Open Data Commons; new draft attribution licence for data/databases

This item was posted on Peter Suber’s blog a couple of weeks back requesting futher circulation.  It points to draft text for a “Open Data Commons Attribution License (ODC-By)

The draft licence is still open for comments. http://www.opendatacommons.org/licenses/by/

According to the Peter Suber blog the work on this licence is addressing the need for:

“.. an open license for data/databases that provides for attribution but does not impose share-alike requirements. …”

The Open Data Commons website has some FAQs about why data licences are important.  They say:

“…licensing and definitions are important even though they are only a small part of the overall picture. If we get them wrong they will keep on getting in the way of everything else. If we get them right we can stop worrying about them and focus our full energies on other things.”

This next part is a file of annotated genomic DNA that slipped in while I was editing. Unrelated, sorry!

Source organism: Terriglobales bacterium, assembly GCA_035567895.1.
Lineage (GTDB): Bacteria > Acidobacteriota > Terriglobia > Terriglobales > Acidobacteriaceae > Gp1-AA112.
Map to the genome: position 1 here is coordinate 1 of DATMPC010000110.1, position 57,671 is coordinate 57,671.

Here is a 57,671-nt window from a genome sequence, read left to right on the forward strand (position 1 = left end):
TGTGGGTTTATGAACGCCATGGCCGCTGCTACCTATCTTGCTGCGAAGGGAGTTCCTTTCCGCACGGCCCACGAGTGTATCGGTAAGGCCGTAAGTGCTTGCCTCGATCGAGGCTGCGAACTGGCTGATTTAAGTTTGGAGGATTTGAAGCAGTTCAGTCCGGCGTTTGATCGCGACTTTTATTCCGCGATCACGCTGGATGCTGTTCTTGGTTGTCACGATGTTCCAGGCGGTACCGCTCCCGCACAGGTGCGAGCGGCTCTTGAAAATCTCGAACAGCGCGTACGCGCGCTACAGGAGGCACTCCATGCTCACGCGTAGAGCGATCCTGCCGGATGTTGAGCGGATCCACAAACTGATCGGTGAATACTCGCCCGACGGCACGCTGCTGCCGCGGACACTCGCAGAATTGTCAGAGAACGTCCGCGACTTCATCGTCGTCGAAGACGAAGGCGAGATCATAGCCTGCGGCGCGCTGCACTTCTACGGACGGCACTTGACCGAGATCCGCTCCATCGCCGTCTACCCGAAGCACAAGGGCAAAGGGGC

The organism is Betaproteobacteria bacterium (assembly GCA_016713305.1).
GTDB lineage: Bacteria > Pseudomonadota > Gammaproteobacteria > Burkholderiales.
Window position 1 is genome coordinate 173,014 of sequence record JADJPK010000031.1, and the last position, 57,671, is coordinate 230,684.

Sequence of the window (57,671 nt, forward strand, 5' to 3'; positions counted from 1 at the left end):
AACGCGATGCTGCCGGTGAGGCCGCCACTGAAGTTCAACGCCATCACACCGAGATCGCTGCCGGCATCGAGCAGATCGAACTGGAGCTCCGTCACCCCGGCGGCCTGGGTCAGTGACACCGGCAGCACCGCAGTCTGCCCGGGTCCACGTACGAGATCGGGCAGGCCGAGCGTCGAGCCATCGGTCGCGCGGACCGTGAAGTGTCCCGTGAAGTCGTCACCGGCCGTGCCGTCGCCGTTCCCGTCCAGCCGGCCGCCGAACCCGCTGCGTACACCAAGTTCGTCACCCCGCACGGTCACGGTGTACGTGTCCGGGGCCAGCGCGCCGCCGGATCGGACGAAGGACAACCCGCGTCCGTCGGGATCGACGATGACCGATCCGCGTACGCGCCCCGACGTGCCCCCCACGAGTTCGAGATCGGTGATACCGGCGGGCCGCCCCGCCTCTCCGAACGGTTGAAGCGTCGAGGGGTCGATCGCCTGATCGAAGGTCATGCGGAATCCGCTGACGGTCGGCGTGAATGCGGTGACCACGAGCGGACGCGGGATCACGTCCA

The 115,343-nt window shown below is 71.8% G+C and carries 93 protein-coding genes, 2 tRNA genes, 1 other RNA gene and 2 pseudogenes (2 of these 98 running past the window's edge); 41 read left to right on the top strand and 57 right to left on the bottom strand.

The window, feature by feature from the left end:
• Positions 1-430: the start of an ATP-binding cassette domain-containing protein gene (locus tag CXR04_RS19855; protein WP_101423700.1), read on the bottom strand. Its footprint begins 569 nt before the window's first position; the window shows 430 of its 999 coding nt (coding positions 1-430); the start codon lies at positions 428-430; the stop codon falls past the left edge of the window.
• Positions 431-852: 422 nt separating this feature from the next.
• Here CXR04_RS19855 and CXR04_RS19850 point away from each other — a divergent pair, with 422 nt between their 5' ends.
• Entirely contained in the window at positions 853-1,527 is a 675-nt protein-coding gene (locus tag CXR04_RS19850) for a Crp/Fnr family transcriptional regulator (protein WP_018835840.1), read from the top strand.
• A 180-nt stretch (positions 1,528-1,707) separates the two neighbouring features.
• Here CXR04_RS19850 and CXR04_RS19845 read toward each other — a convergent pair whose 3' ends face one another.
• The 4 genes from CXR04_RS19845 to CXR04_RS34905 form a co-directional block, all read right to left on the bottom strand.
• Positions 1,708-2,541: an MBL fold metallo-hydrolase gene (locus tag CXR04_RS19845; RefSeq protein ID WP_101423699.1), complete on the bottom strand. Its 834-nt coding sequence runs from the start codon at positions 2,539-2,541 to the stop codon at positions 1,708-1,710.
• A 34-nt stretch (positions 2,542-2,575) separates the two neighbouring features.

Nicely put!  Further on they explain:

“…you do need this legal stuff. Whether one likes it or not there are a whole bunch of jurisdictions in the world where there are IP rights in data(bases). Thus if you want your data to be open, even if that means public domain, you need to apply a license (or something very like a license).

For licence text already available visit http://www.opendatacommons.org/licenses/

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2 responses to “Open Data Commons; new draft attribution licence for data/databases

  1. I think that if you really want to operate within the real spirit of “open access”, an open access licence may create more problems than not – just to mention a few, compatibility among jurisdictions (unless you select one in particular), database rights v copyright, what is database and what rights it attracts, licence v contractual arrangements, etc. The list is long and the debate complex. However, it seems that the options for now are either license “openly but with fewer restrictions as possible putting in place mechanisms to control quality and accuracy of the data” or “in the traditional style…

  2. so you would consider the open access licence is the lesser of two evils?

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